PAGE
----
Amateur Gardening, the UK’s oldest gardening magazine, is to close after 139 years – with its editor blaming the high cost of seeds on its cover.
Founded in London in 1884, the weekly magazine had a circulation of 300,000 copies in its heyday in the 50s and 60s.
Gardening guru Alan Titchmarsh’s first job in journalism in 1976 was as deputy editor of the magazine before he went freelance three years later and got his big break on TV.
Its other celebrated writers have included Gardeners’ World hosts Monty Don, Toby Buckland and Percy Thrower as well as Ground Force presenter Charlie Dimmock.
Gardening guru Alan Titchmarsh’s first journalism job was as Amateur Gardener’s deputy editor in 1976. He spent three years with the popular publication, which once had a circulation of 300,000
Packed with practical advice for amateurs, the magazine has been a bible for generations of gardeners seeking tips and inspiration. But in the end of an era for a piece of British horticultural history, the October 14 edition of the magazine will be the last published by multimedia firm Future Plc.
The magazine’s circulation has steadily fallen from 300,000 to around 28,000 and editor of six years Garry Coward-Williams blamed a fatal ‘cocktail’ of soaring costs, reduced revenue and the soaring cost of seeds for its sad demise.
They include a rise of around 20 per cent in the cost to the magazine of the free packets of seeds given away with each edition, a much-loved feature for readers.
Mr Coward-Williams said: ‘People, particularly younger people, are far more inclined to Google to find information. It is more an older generation that want a magazine.
‘But the cause of our closure is more about the cost of printing going up about 18 months ago by about 25 per cent.
‘The cost of paper has gone up and the cost of the free seeds we put on the front of the magazine has gone up.
‘Advertising revenue has dropped significantly in the last six months. So, all of those things conspired together.’ The cover price of the magazine is £2.20 and the value of the free seeds to readers is as high as £3, he said.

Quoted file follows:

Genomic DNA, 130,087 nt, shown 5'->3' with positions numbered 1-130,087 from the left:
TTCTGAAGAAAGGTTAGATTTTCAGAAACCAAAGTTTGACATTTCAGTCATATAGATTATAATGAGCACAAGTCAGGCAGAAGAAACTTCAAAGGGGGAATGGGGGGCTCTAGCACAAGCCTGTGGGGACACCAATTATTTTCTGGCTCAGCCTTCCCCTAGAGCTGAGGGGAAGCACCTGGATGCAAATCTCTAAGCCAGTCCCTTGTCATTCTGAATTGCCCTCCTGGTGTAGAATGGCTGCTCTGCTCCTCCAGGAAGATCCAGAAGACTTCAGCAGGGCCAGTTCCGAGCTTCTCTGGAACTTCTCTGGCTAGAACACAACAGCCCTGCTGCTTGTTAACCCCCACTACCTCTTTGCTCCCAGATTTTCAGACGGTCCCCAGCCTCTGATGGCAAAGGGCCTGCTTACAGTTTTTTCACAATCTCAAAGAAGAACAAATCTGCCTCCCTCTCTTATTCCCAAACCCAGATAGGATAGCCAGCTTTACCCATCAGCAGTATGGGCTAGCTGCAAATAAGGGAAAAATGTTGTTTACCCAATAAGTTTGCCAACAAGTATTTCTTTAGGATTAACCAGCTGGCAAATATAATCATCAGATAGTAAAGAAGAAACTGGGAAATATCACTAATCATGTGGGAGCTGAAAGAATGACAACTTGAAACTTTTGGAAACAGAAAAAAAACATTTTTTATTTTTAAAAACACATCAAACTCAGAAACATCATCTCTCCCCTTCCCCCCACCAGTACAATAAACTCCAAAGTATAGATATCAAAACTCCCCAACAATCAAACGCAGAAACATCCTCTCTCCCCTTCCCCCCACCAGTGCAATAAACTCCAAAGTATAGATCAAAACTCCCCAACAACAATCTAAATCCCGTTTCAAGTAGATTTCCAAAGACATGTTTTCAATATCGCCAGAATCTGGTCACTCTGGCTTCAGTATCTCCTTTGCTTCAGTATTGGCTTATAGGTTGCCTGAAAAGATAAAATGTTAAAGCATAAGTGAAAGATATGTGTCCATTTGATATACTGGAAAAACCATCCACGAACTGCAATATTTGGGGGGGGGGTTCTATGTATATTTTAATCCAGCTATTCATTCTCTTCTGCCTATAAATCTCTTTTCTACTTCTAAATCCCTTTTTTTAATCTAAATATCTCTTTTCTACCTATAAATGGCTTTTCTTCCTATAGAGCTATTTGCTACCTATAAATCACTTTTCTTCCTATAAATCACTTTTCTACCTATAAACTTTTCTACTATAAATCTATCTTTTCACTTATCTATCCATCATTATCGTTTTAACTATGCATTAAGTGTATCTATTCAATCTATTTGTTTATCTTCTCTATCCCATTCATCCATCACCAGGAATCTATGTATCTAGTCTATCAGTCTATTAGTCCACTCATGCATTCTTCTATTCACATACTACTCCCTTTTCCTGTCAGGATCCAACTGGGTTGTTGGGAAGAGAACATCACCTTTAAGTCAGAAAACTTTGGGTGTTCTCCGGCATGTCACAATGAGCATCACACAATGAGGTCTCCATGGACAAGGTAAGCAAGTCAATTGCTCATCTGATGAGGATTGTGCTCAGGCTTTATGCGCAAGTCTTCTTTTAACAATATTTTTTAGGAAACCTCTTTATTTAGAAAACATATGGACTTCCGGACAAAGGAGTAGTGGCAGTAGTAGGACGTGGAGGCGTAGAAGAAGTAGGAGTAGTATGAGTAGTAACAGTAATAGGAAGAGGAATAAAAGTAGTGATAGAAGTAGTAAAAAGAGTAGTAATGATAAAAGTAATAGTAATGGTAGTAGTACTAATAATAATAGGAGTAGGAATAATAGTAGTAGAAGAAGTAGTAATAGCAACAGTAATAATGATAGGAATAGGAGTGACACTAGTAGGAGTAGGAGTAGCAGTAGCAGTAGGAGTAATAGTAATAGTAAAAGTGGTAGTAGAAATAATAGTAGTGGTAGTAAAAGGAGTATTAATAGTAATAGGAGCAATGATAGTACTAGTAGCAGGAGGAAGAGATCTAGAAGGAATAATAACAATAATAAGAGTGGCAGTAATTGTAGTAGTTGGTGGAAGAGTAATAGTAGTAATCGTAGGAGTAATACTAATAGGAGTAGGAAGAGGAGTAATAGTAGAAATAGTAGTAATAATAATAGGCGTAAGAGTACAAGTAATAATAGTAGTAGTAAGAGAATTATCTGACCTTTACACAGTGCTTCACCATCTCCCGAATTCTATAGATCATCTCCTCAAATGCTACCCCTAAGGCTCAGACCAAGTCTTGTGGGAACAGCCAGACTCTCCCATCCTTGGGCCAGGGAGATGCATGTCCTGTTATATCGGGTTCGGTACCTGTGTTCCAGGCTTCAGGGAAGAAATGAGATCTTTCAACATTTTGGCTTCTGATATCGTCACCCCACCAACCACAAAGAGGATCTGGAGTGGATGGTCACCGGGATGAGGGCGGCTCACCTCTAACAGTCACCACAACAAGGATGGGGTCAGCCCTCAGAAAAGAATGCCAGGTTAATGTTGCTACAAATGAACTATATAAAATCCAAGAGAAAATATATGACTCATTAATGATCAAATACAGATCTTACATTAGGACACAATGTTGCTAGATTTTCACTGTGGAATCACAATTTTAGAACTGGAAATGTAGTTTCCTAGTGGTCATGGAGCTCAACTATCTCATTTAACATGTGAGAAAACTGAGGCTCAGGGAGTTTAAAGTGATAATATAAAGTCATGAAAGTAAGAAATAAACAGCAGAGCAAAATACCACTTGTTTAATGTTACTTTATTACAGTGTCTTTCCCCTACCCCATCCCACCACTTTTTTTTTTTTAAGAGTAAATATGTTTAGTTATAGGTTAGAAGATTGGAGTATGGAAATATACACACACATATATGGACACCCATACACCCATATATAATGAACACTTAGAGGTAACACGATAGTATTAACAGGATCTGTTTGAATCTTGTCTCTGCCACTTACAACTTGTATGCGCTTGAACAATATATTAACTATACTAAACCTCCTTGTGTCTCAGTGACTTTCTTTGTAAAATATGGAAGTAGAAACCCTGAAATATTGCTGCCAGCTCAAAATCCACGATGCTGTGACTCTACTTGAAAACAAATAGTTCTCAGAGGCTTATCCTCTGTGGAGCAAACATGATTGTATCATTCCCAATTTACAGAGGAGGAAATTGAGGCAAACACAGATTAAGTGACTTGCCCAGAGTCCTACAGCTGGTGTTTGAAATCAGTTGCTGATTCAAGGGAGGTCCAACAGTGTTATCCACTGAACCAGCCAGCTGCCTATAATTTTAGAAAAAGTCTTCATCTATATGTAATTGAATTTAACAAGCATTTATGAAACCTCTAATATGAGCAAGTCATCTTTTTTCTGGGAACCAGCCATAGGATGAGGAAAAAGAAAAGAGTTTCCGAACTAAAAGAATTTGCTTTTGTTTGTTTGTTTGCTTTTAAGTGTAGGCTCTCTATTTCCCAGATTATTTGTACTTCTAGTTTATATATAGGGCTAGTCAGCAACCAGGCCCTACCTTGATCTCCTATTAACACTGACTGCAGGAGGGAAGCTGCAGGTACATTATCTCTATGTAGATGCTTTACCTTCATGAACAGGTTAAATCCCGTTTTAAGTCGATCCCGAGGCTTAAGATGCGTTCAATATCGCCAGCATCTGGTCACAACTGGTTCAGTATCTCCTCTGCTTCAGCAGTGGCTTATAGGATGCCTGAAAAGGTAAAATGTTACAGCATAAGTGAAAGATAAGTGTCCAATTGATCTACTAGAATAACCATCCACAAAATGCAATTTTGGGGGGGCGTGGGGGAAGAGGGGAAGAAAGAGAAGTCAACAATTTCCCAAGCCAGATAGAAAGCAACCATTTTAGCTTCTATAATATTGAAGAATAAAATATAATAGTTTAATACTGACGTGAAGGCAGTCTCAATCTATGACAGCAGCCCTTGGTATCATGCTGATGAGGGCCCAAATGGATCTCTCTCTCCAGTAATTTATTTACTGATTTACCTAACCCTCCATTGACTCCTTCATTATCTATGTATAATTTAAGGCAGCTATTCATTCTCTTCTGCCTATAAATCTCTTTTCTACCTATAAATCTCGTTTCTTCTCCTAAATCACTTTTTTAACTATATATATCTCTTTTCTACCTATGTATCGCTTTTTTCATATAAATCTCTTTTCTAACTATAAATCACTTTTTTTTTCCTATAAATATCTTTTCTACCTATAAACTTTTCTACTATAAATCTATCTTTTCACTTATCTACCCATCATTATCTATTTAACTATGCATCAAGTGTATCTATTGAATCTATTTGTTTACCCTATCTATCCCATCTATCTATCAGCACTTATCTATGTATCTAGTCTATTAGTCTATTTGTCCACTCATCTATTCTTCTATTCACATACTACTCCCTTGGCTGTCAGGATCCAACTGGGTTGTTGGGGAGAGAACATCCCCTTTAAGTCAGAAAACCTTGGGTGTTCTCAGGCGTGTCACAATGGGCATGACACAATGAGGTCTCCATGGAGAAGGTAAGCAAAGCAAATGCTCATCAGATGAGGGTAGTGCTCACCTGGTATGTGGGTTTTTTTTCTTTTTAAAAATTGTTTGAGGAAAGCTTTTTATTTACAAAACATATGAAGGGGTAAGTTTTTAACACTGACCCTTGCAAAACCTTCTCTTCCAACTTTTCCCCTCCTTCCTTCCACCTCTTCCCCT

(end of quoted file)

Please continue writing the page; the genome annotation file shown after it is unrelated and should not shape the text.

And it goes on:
Charlie Dimmock, pictured, is one of the gardeners who had previously written for the publication
Monty Don is also among the celebrities who have written for Amateur Gardener
Mr Coward-Williams said: ‘It does not take a mathematician to figure that one out.
‘The seeds did not cost us £3 but the cost to us has gone up by around 20 per cent.
‘We were a high-value, low-cost product. It worked on a scale when we were selling 300,000 copies.
‘But when you are selling 28,000 copies, it is not the same thing. That mechanism just cannot work at the moment and the company could not have made any other decision.’ He said that he has been flooded with calls and emails from ‘absolutely distraught’ readers since news broke of the closure.
He added: ‘Amateur Gardening comes through the letterbox for them and it is part of their weekly routine, what to do in the garden, and it is like a friend.
‘I am sorry for the thousands of loyal readers and our long-standing and much-respected contributors but it’s time to say au revoir.’ The cost of seeds has soared amid high post-pandemic demand after millions of Brits took up gardening during lockdowns.
And with many seeds sourced from Europe, Brexit has meant increased costs for suppliers that are then passed on to buyers.
Amateur Gardening was also no longer able to give away free seeds with copies in Northern Ireland and Ireland post-Brexit.
Celebrity gardener Alan Titchmarsh, 74, spoke of his sadness at the closure of the magazine where he got his first break in the media.
He said: I’m sad that Amateur Gardening will be no more.
‘I remember reading it in my youth at a time when I built my first greenhouse in our Yorkshire back garden.
‘After training at Kew Gardens, I entered the world of horticultural journalism in the late 1970s and eventually became its deputy editor, working with Percy Thrower who had been my hero as a boy.
‘I suppose 139 years isn’t a bad run and it will always hold a special place in my affections.’
Amateur Gardening championed the ‘Dig for Victory’ campaign during World War II when Brits were urged to grow their own food in times of harsh rationing.
In 2000, an Amateur Gardening campaign secured a parliamentary inquiry on the future of allotments in the UK.
Source: | This article originally belongs to Dailymail.co.uk